Editor’s Note: this article is more focused on developers, read here for general information about NKN’s Universal Communication Service. (https://nkn.org/community/blog/introducing-the-universal-communication-system-ucs/)

People often ask questions about what NKN can do outside NKN blockchain, for example:

  • Can we use NKN to enable real time communication between two Ethereum addresses?
  • Can we use NKN to do communication between different blockchain addresses, like Ethereum to Bitcoin?
  • Can we use NKN to communicate between web2 addresses (e.g. domain, email address) and web3 addresses (e.g Ethereum address, ENS)?

Now the answer is YES.

NKN address is not enough

NKN is the network layer for decentralized communication, where the role of NKN addresses is similar to IP addresses in TCP/IP. When sending an NKN message, one would need to know the recipient’s NKN address. Although NKN addresses have advantages over IP addresses like geo-location independent, end-to-end encryption friendly, they do share one thing in common: they are both machine friendly addresses that most people won’t remember, recognize, or even be aware of. In many scenarios, people don’t want to use NKN addresses directly to receive messages. A few common examples:

  • A user already has a well known Ethereum address, and wants to use it as his/her identity.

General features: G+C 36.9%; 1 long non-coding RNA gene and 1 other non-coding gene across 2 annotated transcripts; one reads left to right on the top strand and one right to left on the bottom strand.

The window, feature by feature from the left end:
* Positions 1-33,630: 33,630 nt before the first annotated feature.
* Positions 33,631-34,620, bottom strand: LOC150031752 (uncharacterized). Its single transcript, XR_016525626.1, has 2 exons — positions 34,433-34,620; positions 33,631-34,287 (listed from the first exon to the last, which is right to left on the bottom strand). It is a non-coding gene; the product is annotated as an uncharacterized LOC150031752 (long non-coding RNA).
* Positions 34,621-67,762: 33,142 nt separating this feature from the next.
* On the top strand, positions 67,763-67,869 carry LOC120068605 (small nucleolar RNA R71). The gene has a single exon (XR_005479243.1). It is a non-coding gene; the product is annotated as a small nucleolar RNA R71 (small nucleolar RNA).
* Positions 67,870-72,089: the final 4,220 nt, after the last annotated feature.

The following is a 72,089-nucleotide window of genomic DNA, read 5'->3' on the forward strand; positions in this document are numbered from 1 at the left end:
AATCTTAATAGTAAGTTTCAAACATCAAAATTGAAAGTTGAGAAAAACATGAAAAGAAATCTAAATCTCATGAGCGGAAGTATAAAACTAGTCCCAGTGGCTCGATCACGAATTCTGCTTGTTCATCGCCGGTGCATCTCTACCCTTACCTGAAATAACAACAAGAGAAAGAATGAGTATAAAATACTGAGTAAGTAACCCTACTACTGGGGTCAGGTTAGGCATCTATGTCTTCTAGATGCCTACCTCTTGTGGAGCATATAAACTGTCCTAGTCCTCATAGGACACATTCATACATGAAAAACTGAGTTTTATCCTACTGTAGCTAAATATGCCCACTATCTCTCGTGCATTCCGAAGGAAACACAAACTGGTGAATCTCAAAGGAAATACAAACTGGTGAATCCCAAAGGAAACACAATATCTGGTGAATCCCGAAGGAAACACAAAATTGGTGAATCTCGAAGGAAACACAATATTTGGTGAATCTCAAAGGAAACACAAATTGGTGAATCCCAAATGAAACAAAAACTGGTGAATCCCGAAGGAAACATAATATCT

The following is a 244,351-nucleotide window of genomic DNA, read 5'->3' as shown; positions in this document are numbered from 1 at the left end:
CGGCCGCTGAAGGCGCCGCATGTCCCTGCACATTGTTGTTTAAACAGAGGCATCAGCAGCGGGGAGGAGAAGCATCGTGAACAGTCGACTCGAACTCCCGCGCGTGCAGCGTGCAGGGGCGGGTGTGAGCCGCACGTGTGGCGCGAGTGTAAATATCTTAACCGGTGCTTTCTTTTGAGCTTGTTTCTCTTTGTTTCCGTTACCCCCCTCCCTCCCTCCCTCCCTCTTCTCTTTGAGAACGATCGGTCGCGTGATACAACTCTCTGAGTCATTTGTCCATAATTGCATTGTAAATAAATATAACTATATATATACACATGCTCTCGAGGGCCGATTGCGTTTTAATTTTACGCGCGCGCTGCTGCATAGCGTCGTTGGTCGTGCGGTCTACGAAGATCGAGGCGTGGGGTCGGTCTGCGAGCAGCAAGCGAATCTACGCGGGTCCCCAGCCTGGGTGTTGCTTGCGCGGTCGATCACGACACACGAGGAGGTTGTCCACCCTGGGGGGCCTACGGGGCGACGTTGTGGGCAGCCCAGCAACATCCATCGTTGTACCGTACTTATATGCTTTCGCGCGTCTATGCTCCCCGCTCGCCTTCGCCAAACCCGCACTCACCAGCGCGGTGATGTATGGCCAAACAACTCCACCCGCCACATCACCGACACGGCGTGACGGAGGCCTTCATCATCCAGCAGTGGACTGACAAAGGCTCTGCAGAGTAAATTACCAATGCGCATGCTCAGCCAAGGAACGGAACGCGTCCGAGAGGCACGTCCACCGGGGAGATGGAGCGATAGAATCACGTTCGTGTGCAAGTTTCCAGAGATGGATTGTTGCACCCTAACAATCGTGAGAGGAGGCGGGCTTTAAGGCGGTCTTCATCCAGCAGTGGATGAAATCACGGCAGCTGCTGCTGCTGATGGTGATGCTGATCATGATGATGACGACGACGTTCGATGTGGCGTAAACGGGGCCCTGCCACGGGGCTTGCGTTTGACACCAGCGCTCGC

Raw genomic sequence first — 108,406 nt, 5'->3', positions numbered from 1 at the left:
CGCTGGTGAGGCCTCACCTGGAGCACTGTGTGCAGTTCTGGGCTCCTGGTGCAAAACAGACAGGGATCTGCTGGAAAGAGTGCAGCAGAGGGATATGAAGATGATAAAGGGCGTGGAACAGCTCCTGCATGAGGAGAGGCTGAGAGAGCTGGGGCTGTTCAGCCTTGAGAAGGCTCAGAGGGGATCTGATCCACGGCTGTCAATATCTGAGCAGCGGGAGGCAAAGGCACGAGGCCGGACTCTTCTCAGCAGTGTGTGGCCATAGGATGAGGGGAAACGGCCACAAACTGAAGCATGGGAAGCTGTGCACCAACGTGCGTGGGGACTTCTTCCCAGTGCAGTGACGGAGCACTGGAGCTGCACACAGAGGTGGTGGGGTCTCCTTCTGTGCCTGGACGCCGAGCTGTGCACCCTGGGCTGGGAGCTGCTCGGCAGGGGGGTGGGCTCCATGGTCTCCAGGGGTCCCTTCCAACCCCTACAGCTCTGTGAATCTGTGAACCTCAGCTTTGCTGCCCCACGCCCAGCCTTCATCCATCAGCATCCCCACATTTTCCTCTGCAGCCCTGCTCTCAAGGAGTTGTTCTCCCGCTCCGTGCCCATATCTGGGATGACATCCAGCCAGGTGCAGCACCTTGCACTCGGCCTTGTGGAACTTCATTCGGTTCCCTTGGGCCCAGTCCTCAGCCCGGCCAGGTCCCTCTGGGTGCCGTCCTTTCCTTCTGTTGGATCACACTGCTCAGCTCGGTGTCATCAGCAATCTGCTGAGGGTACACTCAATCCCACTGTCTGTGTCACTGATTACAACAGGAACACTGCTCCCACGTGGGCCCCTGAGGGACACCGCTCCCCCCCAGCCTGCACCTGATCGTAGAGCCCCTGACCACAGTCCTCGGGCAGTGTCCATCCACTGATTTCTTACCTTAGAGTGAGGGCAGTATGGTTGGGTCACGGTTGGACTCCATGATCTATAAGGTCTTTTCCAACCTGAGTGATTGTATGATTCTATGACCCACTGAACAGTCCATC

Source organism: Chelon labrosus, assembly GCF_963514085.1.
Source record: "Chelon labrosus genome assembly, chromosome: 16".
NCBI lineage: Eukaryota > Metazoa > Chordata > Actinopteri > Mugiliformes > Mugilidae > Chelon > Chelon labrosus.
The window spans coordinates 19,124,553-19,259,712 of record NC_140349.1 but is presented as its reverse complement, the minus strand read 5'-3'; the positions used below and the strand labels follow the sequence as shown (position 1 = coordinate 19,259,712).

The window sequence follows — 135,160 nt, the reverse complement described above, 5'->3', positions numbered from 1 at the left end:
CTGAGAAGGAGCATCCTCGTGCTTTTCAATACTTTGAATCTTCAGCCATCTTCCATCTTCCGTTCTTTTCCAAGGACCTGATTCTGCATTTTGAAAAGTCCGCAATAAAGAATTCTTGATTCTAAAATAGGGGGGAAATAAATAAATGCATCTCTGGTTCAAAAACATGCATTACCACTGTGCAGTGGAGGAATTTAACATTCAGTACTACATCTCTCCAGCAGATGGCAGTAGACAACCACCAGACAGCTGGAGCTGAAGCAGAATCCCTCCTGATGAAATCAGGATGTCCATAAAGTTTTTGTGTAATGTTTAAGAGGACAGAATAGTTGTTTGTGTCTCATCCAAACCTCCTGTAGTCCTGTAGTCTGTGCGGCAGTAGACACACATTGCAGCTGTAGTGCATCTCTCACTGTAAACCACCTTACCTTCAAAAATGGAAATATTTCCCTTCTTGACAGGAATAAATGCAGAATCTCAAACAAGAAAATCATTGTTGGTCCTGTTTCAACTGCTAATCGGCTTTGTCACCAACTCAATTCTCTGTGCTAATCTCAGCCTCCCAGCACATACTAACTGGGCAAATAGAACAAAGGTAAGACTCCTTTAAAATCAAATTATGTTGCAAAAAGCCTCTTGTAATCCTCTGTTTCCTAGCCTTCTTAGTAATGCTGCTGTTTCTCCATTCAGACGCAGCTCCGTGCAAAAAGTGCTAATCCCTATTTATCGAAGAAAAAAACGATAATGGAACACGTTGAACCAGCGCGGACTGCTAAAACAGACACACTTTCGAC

• A user registered an ENS, and wants to use it in public to keep his/her address human readable.

To make those possible, we need a protocol that can use non NKN addresses to receive NKN messages. 


A resolver is basically a plug-in in the NKN SDK that can resolve a non NKN address to an NKN address. The address it resolves can be anything from an Ethereum address to a subdomain or email address, as long as there is a data source that contains the information about the map. The data source can be decentralized like a smart contract, or centralized like a database, as long as users follow the same protocol. Users who control the addresses to be resolved need to store their NKN addresses in the data source as a one-time setup process.

A few resolvers we have implemented:

Developers can choose what resolvers to use when using NKN SDK. They can also write their own resolvers as long as they follow our protocol https://docs.nkn.org/docs/nkn-sdk-resolver

A developer example

Let’s say a developer has built an app that allows users to chat with each other using their NKN addresses. Now he wants to support Ethereum/ENS addresses and email addresses too so users can use their existing addresses like `0x…` and `user@foo.com` to chat. He needs to make the following changes:

That’s all he needs to do to make it work. Now users can send and receive messages using their existing Ethereum/ENS addresses like `0x…` and subdomain/email addresses like `user@foo.com`.